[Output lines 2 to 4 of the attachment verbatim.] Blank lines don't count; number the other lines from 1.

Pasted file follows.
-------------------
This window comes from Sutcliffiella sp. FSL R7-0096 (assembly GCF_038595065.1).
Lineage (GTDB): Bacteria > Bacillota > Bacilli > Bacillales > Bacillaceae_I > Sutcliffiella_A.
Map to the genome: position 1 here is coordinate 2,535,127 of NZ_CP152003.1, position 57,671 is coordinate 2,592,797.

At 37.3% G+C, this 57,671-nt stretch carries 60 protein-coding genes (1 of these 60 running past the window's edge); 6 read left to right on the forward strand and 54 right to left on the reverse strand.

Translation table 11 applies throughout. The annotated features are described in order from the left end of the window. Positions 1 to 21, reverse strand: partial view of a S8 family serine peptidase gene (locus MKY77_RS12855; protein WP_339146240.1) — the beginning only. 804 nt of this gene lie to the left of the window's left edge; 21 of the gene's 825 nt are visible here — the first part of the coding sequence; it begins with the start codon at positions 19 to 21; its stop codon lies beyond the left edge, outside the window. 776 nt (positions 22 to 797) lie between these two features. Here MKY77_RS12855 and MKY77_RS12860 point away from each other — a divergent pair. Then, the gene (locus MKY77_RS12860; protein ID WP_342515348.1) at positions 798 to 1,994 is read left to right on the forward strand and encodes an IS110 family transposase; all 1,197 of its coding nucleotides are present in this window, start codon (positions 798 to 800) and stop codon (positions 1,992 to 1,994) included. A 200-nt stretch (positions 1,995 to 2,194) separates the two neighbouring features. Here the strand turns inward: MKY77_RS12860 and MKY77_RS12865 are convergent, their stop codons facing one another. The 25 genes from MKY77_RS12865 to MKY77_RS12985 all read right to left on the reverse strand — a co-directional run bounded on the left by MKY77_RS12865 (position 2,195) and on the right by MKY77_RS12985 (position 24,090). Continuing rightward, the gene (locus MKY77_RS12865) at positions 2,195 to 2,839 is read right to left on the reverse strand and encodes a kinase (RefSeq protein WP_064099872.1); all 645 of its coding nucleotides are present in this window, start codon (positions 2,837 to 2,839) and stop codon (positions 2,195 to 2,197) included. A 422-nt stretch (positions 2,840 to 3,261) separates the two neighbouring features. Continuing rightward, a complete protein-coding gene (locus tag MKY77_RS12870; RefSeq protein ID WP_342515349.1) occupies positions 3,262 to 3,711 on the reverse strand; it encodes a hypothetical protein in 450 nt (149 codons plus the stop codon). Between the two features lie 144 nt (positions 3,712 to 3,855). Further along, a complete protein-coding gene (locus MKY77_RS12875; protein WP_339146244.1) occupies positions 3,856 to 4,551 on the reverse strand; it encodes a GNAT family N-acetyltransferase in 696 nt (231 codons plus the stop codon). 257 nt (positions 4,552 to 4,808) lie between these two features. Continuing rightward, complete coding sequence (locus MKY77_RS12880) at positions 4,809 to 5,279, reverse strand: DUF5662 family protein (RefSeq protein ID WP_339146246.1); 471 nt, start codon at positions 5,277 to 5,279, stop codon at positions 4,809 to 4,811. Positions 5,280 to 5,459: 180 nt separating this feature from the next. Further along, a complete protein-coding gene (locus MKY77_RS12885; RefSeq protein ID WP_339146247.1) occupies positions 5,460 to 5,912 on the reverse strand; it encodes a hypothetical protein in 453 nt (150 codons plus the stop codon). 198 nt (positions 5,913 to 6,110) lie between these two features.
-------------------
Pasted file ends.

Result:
Lineage (GTDB): Bacteria > Bacillota > Bacilli > Bacillales > Bacillaceae_I > Sutcliffiella_A.
Map to the genome: position 1 here is coordinate 2,535,127 of NZ_CP152003.1, position 57,671 is coordinate 2,592,797.

At 37.3% G+C, this 57,671-nt stretch carries 60 protein-coding genes (1 of these 60 running past the window's edge); 6 read left to right on the forward strand and 54 right to left on the reverse strand.